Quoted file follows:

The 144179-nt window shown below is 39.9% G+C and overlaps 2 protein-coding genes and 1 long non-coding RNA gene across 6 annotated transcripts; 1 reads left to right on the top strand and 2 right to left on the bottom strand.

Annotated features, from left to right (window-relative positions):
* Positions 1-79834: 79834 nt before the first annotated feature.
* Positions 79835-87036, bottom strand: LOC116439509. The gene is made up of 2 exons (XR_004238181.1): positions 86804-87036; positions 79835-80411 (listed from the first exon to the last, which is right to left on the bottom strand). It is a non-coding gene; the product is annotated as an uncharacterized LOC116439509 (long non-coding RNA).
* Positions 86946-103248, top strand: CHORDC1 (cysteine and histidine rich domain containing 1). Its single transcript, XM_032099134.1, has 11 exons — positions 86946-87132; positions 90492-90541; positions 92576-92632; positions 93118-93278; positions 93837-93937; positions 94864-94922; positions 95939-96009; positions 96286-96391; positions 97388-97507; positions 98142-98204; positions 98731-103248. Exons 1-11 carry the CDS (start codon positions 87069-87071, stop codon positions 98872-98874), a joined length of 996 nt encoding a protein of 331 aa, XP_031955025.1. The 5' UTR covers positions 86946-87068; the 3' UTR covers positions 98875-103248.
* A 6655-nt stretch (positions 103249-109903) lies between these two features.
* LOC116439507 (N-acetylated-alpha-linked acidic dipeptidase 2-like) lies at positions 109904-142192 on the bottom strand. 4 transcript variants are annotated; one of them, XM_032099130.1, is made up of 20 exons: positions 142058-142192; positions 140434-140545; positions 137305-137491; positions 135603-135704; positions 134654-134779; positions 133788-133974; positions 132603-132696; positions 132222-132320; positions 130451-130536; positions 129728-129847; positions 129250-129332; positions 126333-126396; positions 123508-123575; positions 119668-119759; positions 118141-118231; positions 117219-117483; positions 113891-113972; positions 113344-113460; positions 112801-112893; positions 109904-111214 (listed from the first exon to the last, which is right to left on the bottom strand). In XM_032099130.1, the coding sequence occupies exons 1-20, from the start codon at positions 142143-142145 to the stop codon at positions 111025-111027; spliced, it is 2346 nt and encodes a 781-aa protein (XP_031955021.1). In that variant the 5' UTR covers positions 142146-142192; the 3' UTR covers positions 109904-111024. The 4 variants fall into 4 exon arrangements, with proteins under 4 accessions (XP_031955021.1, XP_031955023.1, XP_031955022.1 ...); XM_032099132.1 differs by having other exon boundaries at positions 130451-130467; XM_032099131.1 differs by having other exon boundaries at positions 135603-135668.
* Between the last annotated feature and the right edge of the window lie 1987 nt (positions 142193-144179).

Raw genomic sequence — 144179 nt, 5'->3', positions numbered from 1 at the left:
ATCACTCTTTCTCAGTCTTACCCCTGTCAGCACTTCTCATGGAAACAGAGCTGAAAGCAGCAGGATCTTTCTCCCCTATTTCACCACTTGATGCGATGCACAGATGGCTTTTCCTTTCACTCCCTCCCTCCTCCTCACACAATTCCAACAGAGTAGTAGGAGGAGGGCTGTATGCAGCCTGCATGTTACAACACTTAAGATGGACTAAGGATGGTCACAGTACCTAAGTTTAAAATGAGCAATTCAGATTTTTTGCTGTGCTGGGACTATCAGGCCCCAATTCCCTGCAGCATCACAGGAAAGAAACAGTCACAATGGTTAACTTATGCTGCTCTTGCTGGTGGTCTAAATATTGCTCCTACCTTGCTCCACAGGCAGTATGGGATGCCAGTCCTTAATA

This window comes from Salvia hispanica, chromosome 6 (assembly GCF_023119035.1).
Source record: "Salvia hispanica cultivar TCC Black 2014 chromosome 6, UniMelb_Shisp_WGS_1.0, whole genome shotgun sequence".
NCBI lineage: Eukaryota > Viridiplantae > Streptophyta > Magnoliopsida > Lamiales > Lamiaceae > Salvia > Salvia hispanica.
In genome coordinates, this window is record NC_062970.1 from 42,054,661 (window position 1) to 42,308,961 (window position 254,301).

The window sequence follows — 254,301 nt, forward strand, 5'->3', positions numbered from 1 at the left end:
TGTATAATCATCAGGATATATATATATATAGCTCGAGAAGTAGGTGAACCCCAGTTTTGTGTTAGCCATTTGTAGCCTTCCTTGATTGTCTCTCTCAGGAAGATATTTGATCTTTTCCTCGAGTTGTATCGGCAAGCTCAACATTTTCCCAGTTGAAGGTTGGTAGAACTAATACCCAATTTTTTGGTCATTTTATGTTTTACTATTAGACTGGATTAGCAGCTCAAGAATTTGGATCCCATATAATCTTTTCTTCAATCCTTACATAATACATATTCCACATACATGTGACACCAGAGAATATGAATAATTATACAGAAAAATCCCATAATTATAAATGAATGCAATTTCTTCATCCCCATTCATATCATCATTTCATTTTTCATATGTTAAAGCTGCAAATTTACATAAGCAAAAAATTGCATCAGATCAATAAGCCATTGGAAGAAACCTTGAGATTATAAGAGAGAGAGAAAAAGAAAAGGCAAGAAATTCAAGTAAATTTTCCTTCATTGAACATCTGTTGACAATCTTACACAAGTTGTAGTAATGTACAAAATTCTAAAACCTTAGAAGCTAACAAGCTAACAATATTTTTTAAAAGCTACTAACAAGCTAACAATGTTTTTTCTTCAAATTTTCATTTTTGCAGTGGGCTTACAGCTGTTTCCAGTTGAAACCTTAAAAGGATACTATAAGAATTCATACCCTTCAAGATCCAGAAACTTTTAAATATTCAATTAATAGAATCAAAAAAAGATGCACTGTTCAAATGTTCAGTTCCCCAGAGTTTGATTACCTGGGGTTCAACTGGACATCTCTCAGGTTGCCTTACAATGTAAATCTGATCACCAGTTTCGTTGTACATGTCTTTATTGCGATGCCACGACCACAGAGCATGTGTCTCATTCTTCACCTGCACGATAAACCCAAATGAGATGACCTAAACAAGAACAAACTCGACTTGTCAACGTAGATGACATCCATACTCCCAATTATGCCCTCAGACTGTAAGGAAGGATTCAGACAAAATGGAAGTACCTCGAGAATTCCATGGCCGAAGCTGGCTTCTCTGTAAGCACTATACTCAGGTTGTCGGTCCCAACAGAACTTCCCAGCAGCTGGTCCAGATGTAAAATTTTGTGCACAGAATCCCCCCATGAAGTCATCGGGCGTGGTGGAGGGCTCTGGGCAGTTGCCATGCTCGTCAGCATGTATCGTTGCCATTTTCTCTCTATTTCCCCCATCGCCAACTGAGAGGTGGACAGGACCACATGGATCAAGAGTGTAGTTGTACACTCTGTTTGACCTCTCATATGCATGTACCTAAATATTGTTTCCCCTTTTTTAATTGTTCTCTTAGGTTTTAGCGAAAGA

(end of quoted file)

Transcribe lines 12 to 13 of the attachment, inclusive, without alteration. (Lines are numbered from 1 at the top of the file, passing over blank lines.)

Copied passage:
Source record: "Salvia hispanica cultivar TCC Black 2014 chromosome 6, UniMelb_Shisp_WGS_1.0, whole genome shotgun sequence".
NCBI lineage: Eukaryota > Viridiplantae > Streptophyta > Magnoliopsida > Lamiales > Lamiaceae > Salvia > Salvia hispanica.